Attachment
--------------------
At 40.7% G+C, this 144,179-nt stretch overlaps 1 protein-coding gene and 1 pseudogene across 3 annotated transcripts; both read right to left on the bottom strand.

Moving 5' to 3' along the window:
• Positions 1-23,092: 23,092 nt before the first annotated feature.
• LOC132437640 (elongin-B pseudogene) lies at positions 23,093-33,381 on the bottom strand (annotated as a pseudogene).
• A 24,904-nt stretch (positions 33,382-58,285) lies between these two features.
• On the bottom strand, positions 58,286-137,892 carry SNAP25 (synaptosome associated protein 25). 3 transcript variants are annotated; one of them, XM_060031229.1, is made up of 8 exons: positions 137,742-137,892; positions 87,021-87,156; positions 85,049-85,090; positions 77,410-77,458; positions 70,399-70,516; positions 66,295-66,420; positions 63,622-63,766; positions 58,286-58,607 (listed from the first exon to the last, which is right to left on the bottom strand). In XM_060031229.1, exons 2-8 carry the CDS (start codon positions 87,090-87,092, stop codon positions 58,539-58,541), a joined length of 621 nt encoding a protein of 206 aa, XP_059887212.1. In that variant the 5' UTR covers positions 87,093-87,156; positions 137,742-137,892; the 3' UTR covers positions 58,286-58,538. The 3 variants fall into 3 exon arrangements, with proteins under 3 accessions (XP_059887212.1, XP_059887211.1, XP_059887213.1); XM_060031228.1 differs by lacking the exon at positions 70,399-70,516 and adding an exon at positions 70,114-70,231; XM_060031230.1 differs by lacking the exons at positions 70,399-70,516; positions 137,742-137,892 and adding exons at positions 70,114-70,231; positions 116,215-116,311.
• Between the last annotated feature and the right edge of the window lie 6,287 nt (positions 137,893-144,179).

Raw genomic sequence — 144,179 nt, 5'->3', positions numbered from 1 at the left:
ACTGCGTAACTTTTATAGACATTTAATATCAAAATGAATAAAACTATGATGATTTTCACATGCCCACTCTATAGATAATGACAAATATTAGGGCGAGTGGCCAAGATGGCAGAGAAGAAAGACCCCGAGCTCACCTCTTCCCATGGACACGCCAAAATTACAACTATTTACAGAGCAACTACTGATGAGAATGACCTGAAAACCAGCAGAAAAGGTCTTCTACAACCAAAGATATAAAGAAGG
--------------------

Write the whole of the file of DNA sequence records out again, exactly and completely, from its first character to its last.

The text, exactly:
At 40.7% G+C, this 144,179-nt stretch overlaps 1 protein-coding gene and 1 pseudogene across 3 annotated transcripts; both read right to left on the bottom strand.

Moving 5' to 3' along the window:
• Positions 1-23,092: 23,092 nt before the first annotated feature.
• LOC132437640 (elongin-B pseudogene) lies at positions 23,093-33,381 on the bottom strand (annotated as a pseudogene).
• A 24,904-nt stretch (positions 33,382-58,285) lies between these two features.
• On the bottom strand, positions 58,286-137,892 carry SNAP25 (synaptosome associated protein 25). 3 transcript variants are annotated; one of them, XM_060031229.1, is made up of 8 exons: positions 137,742-137,892; positions 87,021-87,156; positions 85,049-85,090; positions 77,410-77,458; positions 70,399-70,516; positions 66,295-66,420; positions 63,622-63,766; positions 58,286-58,607 (listed from the first exon to the last, which is right to left on the bottom strand). In XM_060031229.1, exons 2-8 carry the CDS (start codon positions 87,090-87,092, stop codon positions 58,539-58,541), a joined length of 621 nt encoding a protein of 206 aa, XP_059887212.1. In that variant the 5' UTR covers positions 87,093-87,156; positions 137,742-137,892; the 3' UTR covers positions 58,286-58,538. The 3 variants fall into 3 exon arrangements, with proteins under 3 accessions (XP_059887212.1, XP_059887211.1, XP_059887213.1); XM_060031228.1 differs by lacking the exon at positions 70,399-70,516 and adding an exon at positions 70,114-70,231; XM_060031230.1 differs by lacking the exons at positions 70,399-70,516; positions 137,742-137,892 and adding exons at positions 70,114-70,231; positions 116,215-116,311.
• Between the last annotated feature and the right edge of the window lie 6,287 nt (positions 137,893-144,179).

Raw genomic sequence — 144,179 nt, 5'->3', positions numbered from 1 at the left:
ACTGCGTAACTTTTATAGACATTTAATATCAAAATGAATAAAACTATGATGATTTTCACATGCCCACTCTATAGATAATGACAAATATTAGGGCGAGTGGCCAAGATGGCAGAGAAGAAAGACCCCGAGCTCACCTCTTCCCATGGACACGCCAAAATTACAACTATTTACAGAGCAACTACTGATGAGAATGACCTGAAAACCAGCAGAAAAGGTCTTCTACAACCAAAGATATAAAGAAGG